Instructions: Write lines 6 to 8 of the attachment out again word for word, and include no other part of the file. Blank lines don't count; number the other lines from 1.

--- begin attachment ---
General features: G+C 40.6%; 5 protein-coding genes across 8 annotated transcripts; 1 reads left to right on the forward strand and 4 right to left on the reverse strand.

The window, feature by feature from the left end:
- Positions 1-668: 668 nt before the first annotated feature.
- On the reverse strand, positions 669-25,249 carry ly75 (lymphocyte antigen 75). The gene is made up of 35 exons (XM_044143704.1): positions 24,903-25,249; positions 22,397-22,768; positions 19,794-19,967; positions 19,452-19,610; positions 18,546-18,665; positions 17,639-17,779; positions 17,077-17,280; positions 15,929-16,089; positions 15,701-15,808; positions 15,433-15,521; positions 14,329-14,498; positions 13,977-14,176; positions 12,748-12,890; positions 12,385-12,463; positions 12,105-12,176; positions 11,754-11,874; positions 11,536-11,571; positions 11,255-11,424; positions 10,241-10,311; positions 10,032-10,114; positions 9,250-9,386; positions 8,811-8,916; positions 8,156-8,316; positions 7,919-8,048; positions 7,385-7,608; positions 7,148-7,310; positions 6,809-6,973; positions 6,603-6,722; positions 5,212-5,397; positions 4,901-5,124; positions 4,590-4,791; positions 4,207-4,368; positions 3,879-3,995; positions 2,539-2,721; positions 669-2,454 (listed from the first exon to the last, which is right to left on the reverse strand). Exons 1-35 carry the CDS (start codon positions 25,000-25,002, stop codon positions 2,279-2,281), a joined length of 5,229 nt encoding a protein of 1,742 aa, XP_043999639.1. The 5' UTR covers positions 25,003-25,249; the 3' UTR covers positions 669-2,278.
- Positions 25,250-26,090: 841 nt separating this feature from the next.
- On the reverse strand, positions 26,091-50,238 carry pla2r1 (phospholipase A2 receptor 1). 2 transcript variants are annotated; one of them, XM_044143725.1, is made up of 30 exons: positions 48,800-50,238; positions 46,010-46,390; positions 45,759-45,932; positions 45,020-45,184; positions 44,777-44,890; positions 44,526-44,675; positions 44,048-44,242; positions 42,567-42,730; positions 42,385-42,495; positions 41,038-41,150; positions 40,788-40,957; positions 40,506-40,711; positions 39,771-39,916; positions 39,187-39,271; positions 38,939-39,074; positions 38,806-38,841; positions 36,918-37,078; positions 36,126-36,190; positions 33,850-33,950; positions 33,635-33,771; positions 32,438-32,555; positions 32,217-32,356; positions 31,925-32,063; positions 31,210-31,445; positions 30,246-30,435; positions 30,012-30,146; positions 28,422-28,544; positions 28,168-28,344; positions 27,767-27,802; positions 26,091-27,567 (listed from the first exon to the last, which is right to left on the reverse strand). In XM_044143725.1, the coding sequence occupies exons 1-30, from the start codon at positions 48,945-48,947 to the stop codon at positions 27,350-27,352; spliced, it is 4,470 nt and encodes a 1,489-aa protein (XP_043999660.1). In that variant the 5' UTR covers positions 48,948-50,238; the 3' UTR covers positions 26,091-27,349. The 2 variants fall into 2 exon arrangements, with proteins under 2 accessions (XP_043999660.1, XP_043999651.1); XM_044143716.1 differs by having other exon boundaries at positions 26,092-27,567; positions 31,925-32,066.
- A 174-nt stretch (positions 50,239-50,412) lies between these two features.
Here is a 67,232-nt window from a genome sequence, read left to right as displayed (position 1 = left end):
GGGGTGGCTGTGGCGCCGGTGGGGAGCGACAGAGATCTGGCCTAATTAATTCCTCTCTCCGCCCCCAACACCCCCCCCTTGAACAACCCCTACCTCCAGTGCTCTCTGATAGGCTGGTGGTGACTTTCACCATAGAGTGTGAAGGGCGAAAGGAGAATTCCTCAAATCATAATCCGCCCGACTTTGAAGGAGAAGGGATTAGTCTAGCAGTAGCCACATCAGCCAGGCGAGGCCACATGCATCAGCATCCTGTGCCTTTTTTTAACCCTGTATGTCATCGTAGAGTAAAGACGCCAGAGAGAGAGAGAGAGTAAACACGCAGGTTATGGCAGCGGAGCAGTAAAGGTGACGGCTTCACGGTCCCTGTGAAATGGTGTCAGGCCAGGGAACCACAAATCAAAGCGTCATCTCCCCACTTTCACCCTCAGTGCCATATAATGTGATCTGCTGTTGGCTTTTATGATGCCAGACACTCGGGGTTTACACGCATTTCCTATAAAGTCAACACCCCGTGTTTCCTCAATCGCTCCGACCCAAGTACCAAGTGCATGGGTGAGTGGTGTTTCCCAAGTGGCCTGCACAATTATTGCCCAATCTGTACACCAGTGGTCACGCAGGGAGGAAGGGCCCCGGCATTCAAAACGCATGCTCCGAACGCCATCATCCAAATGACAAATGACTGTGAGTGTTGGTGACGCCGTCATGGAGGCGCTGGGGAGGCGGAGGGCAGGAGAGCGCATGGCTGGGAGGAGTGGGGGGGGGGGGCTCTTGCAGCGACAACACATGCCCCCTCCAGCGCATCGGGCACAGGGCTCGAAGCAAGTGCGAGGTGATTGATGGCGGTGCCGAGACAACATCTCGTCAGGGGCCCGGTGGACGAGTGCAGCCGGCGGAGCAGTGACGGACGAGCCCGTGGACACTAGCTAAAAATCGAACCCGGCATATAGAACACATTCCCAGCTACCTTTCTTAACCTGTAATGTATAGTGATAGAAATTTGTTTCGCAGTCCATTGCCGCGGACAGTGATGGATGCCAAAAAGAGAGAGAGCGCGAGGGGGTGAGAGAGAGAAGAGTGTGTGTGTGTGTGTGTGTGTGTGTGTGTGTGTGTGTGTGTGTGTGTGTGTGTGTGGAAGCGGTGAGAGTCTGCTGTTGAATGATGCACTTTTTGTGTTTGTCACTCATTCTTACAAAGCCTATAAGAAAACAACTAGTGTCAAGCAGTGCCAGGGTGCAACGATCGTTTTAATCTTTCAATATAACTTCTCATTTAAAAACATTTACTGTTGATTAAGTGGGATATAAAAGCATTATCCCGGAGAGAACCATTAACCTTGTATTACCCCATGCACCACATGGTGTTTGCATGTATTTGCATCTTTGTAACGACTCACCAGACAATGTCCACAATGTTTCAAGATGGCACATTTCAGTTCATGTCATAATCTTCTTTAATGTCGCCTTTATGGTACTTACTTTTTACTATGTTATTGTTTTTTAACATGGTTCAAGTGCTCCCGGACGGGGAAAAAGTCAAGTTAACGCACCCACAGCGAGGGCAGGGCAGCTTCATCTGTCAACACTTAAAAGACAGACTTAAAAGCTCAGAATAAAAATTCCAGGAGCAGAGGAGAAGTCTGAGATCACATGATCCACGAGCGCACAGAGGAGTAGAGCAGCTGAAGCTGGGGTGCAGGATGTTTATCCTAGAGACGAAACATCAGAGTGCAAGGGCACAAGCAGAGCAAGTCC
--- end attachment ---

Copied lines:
- On the reverse strand, positions 26,091-50,238 carry pla2r1 (phospholipase A2 receptor 1). 2 transcript variants are annotated; one of them, XM_044143725.1, is made up of 30 exons: positions 48,800-50,238; positions 46,010-46,390; positions 45,759-45,932; positions 45,020-45,184; positions 44,777-44,890; positions 44,526-44,675; positions 44,048-44,242; positions 42,567-42,730; positions 42,385-42,495; positions 41,038-41,150; positions 40,788-40,957; positions 40,506-40,711; positions 39,771-39,916; positions 39,187-39,271; positions 38,939-39,074; positions 38,806-38,841; positions 36,918-37,078; positions 36,126-36,190; positions 33,850-33,950; positions 33,635-33,771; positions 32,438-32,555; positions 32,217-32,356; positions 31,925-32,063; positions 31,210-31,445; positions 30,246-30,435; positions 30,012-30,146; positions 28,422-28,544; positions 28,168-28,344; positions 27,767-27,802; positions 26,091-27,567 (listed from the first exon to the last, which is right to left on the reverse strand). In XM_044143725.1, the coding sequence occupies exons 1-30, from the start codon at positions 48,945-48,947 to the stop codon at positions 27,350-27,352; spliced, it is 4,470 nt and encodes a 1,489-aa protein (XP_043999660.1). In that variant the 5' UTR covers positions 48,948-50,238; the 3' UTR covers positions 26,091-27,349. The 2 variants fall into 2 exon arrangements, with proteins under 2 accessions (XP_043999660.1, XP_043999651.1); XM_044143716.1 differs by having other exon boundaries at positions 26,092-27,567; positions 31,925-32,066.
- A 174-nt stretch (positions 50,239-50,412) lies between these two features.
Here is a 67,232-nt window from a genome sequence, read left to right as displayed (position 1 = left end):